When retail giant CVS Caremark unveiled its announcement this morning that it will no longer sell cigarettes or other tobacco products in its stores it was rightly hailed as a boon for public health, even netting public praise – and a thank you - from the White House. But even as CVS said its decision was spurred by its efforts to provide health care to its consumers, the decision also raises questions about the future of traditional smokes’ tobacco-free cousin, electronic cigarettes.
Although CVS does not currently sell electronic cigarettes in its stores, its decision today has fueled speculation that it may sell the products in its more than 7,600 CVS/pharmacy stores in the future. CVS told Scientific American in an email, “We are monitoring what the FDA decides in regard to them,” a reference to the agency's ongoing considerations about how to regulate the popular tobacco alternative. CVS plans to stop selling conventional tobacco products in its stores by October 1, 2014.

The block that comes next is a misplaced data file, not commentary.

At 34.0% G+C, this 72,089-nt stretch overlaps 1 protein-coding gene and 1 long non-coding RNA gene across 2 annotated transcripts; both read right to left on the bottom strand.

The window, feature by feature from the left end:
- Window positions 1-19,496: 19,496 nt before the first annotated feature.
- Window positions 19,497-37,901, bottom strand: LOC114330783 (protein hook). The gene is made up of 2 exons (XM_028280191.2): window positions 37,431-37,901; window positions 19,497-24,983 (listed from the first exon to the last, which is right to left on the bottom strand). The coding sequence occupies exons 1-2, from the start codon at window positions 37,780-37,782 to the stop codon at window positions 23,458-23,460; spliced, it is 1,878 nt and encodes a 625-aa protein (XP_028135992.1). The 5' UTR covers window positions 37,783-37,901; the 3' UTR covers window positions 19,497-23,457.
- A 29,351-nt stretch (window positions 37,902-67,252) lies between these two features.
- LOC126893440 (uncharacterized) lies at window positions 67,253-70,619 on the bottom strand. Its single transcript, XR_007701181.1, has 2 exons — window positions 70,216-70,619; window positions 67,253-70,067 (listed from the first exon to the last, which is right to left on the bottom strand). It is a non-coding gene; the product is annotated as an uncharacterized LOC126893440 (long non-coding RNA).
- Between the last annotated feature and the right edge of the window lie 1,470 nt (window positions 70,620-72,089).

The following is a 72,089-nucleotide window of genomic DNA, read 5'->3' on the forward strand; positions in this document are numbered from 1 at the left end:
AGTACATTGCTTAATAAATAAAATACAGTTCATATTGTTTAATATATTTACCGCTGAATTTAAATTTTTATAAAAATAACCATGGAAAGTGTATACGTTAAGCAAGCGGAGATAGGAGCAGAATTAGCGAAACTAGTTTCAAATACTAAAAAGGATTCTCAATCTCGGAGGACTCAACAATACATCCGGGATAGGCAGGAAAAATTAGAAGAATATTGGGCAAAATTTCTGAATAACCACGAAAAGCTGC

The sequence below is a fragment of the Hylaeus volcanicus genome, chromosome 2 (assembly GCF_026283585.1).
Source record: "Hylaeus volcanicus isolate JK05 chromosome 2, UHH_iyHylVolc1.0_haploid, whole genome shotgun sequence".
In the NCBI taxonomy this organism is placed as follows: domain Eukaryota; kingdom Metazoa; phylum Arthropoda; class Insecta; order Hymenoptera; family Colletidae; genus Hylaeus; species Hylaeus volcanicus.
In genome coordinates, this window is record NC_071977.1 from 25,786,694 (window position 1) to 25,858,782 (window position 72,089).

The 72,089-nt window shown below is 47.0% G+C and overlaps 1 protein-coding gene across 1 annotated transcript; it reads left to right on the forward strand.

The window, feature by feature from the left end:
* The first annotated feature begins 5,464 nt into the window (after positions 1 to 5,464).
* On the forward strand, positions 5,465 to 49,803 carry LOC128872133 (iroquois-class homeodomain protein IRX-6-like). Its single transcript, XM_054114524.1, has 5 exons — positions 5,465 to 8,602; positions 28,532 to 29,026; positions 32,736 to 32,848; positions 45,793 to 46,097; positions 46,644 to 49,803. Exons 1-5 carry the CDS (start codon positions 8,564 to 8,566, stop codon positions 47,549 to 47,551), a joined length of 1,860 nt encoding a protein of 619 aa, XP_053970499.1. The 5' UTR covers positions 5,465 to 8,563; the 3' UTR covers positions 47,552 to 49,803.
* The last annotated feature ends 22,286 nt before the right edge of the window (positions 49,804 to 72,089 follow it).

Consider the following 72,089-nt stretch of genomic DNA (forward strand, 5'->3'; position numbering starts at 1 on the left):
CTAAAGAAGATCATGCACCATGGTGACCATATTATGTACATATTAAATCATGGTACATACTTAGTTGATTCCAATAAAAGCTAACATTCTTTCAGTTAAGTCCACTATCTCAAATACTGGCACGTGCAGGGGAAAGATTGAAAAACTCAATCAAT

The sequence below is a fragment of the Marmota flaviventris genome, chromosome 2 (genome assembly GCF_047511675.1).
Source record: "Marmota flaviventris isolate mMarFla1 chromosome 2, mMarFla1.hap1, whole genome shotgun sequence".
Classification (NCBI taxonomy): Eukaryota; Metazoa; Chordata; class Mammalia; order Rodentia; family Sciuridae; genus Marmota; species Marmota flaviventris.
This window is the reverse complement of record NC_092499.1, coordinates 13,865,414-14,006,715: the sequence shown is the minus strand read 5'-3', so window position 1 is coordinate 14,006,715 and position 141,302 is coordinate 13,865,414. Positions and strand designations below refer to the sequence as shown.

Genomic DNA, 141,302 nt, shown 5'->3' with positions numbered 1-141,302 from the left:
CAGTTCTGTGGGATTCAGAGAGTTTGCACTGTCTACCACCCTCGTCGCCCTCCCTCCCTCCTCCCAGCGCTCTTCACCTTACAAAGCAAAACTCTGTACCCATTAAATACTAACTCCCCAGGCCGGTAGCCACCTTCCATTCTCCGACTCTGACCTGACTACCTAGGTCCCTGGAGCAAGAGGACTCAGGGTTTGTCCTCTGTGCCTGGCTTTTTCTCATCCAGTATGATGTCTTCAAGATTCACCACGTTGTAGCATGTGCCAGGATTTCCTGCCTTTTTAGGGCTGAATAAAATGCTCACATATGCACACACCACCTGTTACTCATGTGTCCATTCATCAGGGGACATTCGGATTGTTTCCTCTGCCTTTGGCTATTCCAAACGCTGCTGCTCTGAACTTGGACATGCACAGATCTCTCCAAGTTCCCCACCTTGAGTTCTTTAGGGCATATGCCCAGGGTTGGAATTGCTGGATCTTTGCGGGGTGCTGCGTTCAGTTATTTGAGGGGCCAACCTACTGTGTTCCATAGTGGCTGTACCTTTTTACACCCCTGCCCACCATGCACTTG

Meant to simulate the act of smoking through vaporizing a nicotine-laced solution into an aerosol mist, e-cigarettes have been gaining in popularity in recent years but have also come under fire for attracting youth users. The devices are not currently regulated as tobacco products or subject to the same restrictions that tobacco companies operate under. For example, an advertisement from an e-cigarette company aired in some communities during this year’s Super Bowl when such ads for conventional cigarettes have been banned for decades. Indeed, the science around electronic cigarettes continues to be divisive and its long-term impacts remain unknown.